Developing employees Featured

8:00pm EDT June 25, 2009

Jack Thompson is making sure the economy doesn’t sour his work environment.

“You have to live in a positive environment or try as much as you can,” says Thompson, whose company, TAMCO, saw its strongest month of 2008 in December and posted revenue of $50 million for the year. “Spend time cross-training right now, making sure people know what other people do and have appreciation for what other people do — how all the puzzle pieces come together.”

The idea lends itself to preparing your company for future adjustments, making your employees more valuable in the marketplace or within your own company.

Thompson, founder, chairman and CEO of the financial services and marketing company, says the training helps show appreciation for employees and weeds out the career-oriented staff members from those who are there simply for a paycheck.

To pull off a training program, you have to design a plan, involve every employee and monitor your staff’s progress.

Smart Business spoke with Thompson about how to train your employees.

Create a plan. If I was a CEO at another company, I would first design it to try to decide what people you wanted to know [how to] do somebody else’s job. I would schedule this just as important as talking to a customer or doing anything else.

It has to be formal, it has to be designed, and it has to be managed.

Decide which employees should go through training. Hypothetically, if a person’s job … slowed down, we take advantage of that time to go sit in another cubicle with somebody else to learn what they’re doing. So that we try to, at the end of the day, all staff members, even board members to that extent, we spend enough time together that we all know what the other person is doing and probably can perform that functional job if you had to.

It helps a lot with growth. When you start to try to grow and you’re building from a platform of cross-trained people, you can do a whole lot more with cross-trained people to take on the first stages of growth than have to go on and take on additional overhead.

Every employee should take part in some form or fashion.

Even if it’s a salesperson learning how to process a transaction. In our business, you have outside sales or inside sales; once they get an application, they turn it over to the customer service department and then they basically operate. Well, it’s important for me, for a salesman, to go sit with one of those people and have empathy for what their job is.

Part of our training process when you first come to work is you’re going to sit — even if you’re a salesman — you’re going to go sit in a cubicle probably for a week with a processor, so that you understand if you don’t get certain pieces of paper or if you don’t ask these questions, you make their job harder.

… (The training can be) a regular staff employee training another person, it could be a manager training another manager, it could be a manager training another person. From time to time, I suggest that all my upper management goes out and sits with their people even if it’s just for an hour or two hours. But they sit out there in the real world and find out what their people are saying, how they’re dealing with their customers, how they’re answering questions. It’s amazing what comes out of good listening skills.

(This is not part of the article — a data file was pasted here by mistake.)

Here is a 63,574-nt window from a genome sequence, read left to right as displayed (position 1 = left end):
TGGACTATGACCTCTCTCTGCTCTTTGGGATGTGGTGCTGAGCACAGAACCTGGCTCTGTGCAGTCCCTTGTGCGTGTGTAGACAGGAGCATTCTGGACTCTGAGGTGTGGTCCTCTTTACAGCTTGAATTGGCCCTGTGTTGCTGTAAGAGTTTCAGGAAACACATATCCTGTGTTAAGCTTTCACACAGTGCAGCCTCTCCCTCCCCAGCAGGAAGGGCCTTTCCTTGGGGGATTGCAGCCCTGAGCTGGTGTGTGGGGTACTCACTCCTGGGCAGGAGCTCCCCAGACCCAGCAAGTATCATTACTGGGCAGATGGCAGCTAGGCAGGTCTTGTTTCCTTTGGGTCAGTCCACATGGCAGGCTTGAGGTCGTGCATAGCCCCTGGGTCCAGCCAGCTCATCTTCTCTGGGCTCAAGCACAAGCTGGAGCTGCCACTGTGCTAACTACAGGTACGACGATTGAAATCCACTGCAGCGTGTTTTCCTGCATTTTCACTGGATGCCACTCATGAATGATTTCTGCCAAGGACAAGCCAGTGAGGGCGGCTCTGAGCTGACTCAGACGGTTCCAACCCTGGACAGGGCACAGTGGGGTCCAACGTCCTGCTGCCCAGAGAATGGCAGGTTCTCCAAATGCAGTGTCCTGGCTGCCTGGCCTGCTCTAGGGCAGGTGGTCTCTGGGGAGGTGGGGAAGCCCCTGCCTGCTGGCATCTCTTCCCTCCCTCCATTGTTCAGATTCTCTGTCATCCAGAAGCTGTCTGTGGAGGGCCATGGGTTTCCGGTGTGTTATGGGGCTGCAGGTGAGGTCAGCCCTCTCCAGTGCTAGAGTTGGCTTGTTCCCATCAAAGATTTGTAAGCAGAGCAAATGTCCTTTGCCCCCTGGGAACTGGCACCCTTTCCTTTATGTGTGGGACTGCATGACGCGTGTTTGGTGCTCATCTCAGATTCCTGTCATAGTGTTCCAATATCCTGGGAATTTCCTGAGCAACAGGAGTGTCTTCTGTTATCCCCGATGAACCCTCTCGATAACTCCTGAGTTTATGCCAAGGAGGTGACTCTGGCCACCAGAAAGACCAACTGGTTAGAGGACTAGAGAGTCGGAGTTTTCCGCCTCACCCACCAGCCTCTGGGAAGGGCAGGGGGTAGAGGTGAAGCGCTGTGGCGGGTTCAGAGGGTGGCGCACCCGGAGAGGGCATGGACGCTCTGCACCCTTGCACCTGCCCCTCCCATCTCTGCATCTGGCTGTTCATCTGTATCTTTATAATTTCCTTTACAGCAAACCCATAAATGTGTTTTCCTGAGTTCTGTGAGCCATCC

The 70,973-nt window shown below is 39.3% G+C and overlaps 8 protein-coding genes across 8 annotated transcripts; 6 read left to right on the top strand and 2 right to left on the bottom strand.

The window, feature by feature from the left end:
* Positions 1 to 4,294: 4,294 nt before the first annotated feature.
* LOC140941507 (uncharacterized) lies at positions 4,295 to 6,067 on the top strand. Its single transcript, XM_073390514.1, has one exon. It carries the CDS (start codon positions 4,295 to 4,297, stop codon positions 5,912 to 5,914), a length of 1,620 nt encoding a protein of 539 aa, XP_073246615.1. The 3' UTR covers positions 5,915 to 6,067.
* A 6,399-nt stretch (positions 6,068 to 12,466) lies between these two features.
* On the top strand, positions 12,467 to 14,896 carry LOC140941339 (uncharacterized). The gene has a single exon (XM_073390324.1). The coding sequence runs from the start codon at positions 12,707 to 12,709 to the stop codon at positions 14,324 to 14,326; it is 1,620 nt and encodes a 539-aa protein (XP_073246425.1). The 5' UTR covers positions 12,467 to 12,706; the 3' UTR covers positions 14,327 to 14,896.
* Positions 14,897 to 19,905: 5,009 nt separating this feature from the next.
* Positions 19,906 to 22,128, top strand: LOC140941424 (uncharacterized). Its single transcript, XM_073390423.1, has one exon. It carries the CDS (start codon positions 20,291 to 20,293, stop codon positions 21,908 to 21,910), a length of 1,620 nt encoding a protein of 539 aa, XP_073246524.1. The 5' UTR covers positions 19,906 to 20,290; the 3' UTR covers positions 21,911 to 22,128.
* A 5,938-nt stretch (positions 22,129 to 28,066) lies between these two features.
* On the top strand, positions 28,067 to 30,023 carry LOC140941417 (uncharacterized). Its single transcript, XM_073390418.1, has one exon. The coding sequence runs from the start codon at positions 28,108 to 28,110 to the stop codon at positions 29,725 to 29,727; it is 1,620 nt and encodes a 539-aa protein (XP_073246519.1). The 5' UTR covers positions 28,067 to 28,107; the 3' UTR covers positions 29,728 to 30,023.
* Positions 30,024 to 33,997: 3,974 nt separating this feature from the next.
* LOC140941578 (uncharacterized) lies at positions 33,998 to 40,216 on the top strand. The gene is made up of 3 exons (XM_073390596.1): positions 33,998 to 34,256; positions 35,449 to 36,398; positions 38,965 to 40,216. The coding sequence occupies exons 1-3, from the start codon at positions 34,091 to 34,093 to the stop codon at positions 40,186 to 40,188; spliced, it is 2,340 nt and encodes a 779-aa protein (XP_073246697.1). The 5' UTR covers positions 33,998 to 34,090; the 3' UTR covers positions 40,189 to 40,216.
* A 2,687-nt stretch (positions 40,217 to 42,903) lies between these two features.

Hand out duties and follow up. I could go to a manager that runs, hypothetically, our customer service department and I will give her a goal and say, ‘At the end of the month, I want these two people to know these two people’s jobs.’

I have to go back at the end of the month and ask if that was accomplished. I set myself up to where I give my people a lot of room to make their own decisions and their own scheduling, but at the end of the day, I am going to expect what I expect about giving her a month to do it.

If I go back at the end of the month, and she says she didn’t get it done, (then it is up to) me to make a judgment on that management person, not to make the judgment on the people.

Make sure the training is done properly. It has to be brought to a cycle that basically is no different than managing raise reviews or whatever cycle of management you’re doing, but it has to be something that you think is important enough that you literally schedule it.

When I say manage it, you have to make sure it’s done, and it’s done properly, and maybe even to the point where you interview the two people. You find out the person that was teaching and you ask them a few questions. You find out from the person that was learning, ask them a few questions and see if they really got it. Or what the other person thought of the other person. What’s their opinion of their ability to absorb the information? Were they really interested in learning or were they just sitting their twiddling their thumbs? That tells me a lot about people.

It gives me a way to spread out who’s here just taking a paycheck and who is here really to further their knowledge base and their understanding of the industry.

How to reach: TAMCO, (813) 472-1600 or